Sterling Animal Orthotist in Rare Company

Many pet parents would do just about anything for their two- or four-legged babies. And sometimes, that includes finding them new legs.

For that, there are few places in the world they can go, and one just so happens to be in Loudoun County. It keeps Derrick Campagna a very busy man.

On a hot May day, it brought Sean and Sara Dougherty from their New Jersey home hours south to Sterling in a nondescript office park off Old Ox Road. There, Yuki, a Husky who traveled from Iran by way of the Husky House rescue in Matawan, NJ, was being fitted for a mold for her first prosthetic.

The Doughertys aren’t quite sure why Yuki is missing a limb, whether it was a result of trauma or genetics, but they are hoping the addition of the prosthetic for the extremely social girl can help her avoid long-term health issues down the road.

Amazingly, the life-changing prosthetics can be made in relatively quick fashion.

“I can do it in a day,” Campagna said. “I just have so many.”

He’s not exaggerating. Campagna said he is one of about 10 in the world who can make the custom products for animals of all shapes and sizes. He’s fitted everything from elephants to small birds and estimates that he has about 200 to 300 cases per month—“because I cover the world,” he said.

Derrick Campagna outfitted this fox with a new leg.
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But about 80 percent of his customers he never sees. Animal owners can send in molds through the mail for Campagna to send a prosthetic back. Or, in some cases, they come to him in Sterling or fly him out to wherever in the world they live.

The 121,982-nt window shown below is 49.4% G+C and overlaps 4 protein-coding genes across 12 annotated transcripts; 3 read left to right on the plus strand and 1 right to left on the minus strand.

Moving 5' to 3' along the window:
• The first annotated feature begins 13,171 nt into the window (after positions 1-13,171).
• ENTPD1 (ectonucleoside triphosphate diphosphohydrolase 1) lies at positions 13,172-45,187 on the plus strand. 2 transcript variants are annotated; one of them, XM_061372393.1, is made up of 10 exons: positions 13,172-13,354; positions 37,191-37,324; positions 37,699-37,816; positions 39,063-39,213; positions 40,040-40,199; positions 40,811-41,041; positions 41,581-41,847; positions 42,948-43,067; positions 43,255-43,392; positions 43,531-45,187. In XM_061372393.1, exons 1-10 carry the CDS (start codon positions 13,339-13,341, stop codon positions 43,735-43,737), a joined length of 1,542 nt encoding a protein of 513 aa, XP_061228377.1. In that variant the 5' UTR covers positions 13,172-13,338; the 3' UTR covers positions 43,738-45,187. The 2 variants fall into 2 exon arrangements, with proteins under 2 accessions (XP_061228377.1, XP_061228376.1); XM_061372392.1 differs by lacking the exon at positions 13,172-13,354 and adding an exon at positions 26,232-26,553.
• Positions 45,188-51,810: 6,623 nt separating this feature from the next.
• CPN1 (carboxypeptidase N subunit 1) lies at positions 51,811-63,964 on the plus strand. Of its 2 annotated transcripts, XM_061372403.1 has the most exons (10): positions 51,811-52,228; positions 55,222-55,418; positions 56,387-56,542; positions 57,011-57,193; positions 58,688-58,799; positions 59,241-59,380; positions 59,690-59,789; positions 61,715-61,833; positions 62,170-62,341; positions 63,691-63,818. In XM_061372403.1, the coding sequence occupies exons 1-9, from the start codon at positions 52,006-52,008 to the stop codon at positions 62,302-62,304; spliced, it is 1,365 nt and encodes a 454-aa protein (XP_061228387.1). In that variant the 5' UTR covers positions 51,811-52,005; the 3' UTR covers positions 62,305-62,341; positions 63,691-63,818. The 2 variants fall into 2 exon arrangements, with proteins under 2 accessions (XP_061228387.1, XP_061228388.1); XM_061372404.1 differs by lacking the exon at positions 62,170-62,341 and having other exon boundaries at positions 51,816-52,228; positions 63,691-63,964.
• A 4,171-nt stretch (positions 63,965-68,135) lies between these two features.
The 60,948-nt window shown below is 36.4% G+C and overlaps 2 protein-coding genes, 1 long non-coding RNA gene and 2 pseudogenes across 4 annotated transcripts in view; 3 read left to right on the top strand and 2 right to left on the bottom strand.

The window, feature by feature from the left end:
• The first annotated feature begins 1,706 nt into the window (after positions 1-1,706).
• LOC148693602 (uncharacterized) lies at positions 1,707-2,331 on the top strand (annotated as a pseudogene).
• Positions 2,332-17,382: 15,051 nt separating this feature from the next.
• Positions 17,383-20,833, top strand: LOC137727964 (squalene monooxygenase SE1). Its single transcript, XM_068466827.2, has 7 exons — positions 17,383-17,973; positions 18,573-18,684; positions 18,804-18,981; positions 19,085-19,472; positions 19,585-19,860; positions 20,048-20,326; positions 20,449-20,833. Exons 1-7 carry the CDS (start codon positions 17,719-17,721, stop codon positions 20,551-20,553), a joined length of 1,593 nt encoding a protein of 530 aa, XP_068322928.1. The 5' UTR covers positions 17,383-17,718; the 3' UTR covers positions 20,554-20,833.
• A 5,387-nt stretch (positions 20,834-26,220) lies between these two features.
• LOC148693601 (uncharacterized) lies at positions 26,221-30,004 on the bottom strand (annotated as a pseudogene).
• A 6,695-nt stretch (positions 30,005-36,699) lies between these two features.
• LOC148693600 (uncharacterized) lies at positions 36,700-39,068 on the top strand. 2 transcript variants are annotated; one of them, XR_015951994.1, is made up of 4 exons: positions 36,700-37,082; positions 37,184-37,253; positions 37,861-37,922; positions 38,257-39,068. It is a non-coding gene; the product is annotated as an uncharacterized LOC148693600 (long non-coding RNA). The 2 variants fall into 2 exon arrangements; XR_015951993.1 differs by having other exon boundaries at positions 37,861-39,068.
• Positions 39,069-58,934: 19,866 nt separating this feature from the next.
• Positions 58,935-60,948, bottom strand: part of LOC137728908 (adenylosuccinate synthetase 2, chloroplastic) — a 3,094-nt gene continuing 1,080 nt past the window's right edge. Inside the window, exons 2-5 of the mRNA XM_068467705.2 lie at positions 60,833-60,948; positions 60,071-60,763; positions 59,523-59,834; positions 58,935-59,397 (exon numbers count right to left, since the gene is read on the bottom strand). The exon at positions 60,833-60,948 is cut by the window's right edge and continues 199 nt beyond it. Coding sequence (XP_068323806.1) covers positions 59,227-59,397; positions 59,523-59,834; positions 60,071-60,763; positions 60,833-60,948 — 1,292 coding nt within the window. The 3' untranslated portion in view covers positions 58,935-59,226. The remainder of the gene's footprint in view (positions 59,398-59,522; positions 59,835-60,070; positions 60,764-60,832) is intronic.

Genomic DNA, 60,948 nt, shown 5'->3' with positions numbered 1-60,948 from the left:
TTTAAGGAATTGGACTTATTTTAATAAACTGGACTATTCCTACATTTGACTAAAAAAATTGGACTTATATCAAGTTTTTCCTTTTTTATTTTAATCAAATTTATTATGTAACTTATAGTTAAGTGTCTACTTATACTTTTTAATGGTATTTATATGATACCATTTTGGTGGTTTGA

The constant hum of business makes time off for Campagna all but unheard of. He keeps a cot in his office for the many nights he spends away from home working long hours to churn out the products.

Campagna initially went to school to work on human prosthetics but stumbled upon the niche market of animal prosthetics when he encountered a black lab named Charles in need of an artificial limb for a malformation in his leg. He soon found himself solely in the business of animal prosthetics and developed his own casting kit for his products.

“I got smart after I got good,” he said.

His business quickly went from local to regional to worldwide. Animal Orthocare focuses on braces and different orthotics, but Bionic Pets remains his baby where he deals solely with prosthetics. It’s been located in Sterling for the past three years. Campagna has four people on staff in the Sterling office, and 10 at the headquarters in Minnesota.

Campagna said it is not the large animal cases, like elephants, that are daunting, but the smaller ones.

“There’s lots of fudge factor with an elephant,” he said. “With a bird, if you’re off by a millimeter you’re screwed.”

He evaluates each candidate for a prosthetic by two criteria—the amputation level and whether the prosthetic will benefit their long-term health and mobility; and how the owners will play a role in assisting the animal.

“I have to evaluate [the owners] as much as the animal. Will they take care of them,” he said. “I say ‘no’ more than I say ‘yes.’ If I think [the prosthetic] won’t help them, I won’t do it.”

Perhaps the most surprising part of his business is the relatively low cost of his products. Braces run around $600, while full prosthetic limbs average around $1,000.

More information about Campagna and his business can be found at aocpet.com.
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